José Vicente Neglia is a lecturer in the Department of Music at the University of Hong Kong. An ethnomusicologist by training, his current research concerns the politics of memory in popular music, for which he has conducted extensive research in Japan and North America on a genre of rock called garage rock. He is currently working on a project funded by the Research Grants Council (RGC) of Hong Kong on reissue recordings as a distinct form of media in rock music.

Ryan H. Nelson is clinical ethics fellow at Baylor College of Medicine. He completed his Ph.D. in philosophy at the University of Utah in 2019.

Matthew T. Phillips is a writer and artist based in Melbourne Australia. He has completed a Ph.D. in anthropology at Deakin University. He writes about the intersections of music, technology and consciousness.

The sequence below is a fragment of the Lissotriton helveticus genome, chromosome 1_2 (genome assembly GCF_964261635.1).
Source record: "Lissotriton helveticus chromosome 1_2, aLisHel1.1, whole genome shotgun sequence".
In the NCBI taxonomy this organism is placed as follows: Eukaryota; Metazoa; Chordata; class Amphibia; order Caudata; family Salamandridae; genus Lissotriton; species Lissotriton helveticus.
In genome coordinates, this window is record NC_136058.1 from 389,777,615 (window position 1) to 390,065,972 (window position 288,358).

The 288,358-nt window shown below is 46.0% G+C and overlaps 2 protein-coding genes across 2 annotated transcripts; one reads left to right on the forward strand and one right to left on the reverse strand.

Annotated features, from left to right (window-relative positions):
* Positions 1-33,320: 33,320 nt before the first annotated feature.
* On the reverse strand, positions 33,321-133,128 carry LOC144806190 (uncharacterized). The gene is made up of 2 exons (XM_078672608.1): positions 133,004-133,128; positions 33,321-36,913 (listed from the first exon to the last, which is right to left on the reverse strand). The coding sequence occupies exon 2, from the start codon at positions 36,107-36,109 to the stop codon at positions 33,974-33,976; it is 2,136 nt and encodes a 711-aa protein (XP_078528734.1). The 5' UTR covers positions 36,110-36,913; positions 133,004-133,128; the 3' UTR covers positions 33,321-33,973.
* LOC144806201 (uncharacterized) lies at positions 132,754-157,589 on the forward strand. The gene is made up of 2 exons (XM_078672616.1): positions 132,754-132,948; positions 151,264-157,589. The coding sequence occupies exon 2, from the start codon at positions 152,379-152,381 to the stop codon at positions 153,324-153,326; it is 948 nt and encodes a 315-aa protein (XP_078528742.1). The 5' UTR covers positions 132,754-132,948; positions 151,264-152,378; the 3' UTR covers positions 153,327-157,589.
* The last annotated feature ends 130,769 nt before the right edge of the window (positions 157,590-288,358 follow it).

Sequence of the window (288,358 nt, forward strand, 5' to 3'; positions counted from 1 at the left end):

Elliott H. Powell is Beverly and Richard Fink Professor in Liberal Arts and associate professor of American studies and Asian American studies at the University of Minnesota. His work sits at the intersections of race, sexuality, and popular music. He is the author of Sounds from the Other Side: Afro-South Asian Collaborations in Black Popular Music (University of Minnesota Press, 2020). His work can also be found in many journals and edited volume, such as GLQ: A Journal of Lesbian and Gay Studies, The Routledge History of American Sexuality, Jazz Research Journal, and The Black Scholar.

Emmett G. Price III is executive editor of the Encyclopedia of African American Music (Greenwood, 2010) and editor of The Black Church and Hip Hop Culture: Toward Bridging the Generational Divide (Scarecrow, 2011). He Dean of Africana Studies at Berklee College of Music and is the founding executive director of the Institute for the Study of the Black Christian Experience (ISBCE).